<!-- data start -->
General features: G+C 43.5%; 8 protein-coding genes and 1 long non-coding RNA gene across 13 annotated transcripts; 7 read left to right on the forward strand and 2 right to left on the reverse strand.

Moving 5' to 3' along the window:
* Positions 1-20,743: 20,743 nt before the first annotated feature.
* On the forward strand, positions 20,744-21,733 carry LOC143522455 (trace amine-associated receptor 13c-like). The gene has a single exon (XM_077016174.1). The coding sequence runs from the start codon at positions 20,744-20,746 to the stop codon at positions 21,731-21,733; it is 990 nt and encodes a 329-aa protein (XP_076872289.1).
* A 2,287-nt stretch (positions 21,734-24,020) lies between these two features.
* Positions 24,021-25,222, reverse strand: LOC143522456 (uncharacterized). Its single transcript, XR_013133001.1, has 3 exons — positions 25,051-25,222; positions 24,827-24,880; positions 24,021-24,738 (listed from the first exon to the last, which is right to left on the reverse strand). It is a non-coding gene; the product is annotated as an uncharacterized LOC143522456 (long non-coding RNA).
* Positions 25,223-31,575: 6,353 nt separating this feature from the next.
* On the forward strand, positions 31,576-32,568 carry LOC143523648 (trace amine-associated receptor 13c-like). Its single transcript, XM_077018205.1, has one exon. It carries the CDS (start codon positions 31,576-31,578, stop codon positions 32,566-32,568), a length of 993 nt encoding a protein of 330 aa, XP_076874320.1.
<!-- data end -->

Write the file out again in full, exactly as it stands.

General features: G+C 43.5%; 8 protein-coding genes and 1 long non-coding RNA gene across 13 annotated transcripts; 7 read left to right on the forward strand and 2 right to left on the reverse strand.

Moving 5' to 3' along the window:
* Positions 1-20,743: 20,743 nt before the first annotated feature.
* On the forward strand, positions 20,744-21,733 carry LOC143522455 (trace amine-associated receptor 13c-like). The gene has a single exon (XM_077016174.1). The coding sequence runs from the start codon at positions 20,744-20,746 to the stop codon at positions 21,731-21,733; it is 990 nt and encodes a 329-aa protein (XP_076872289.1).
* A 2,287-nt stretch (positions 21,734-24,020) lies between these two features.
* Positions 24,021-25,222, reverse strand: LOC143522456 (uncharacterized). Its single transcript, XR_013133001.1, has 3 exons — positions 25,051-25,222; positions 24,827-24,880; positions 24,021-24,738 (listed from the first exon to the last, which is right to left on the reverse strand). It is a non-coding gene; the product is annotated as an uncharacterized LOC143522456 (long non-coding RNA).
* Positions 25,223-31,575: 6,353 nt separating this feature from the next.
* On the forward strand, positions 31,576-32,568 carry LOC143523648 (trace amine-associated receptor 13c-like). Its single transcript, XM_077018205.1, has one exon. It carries the CDS (start codon positions 31,576-31,578, stop codon positions 32,566-32,568), a length of 993 nt encoding a protein of 330 aa, XP_076874320.1.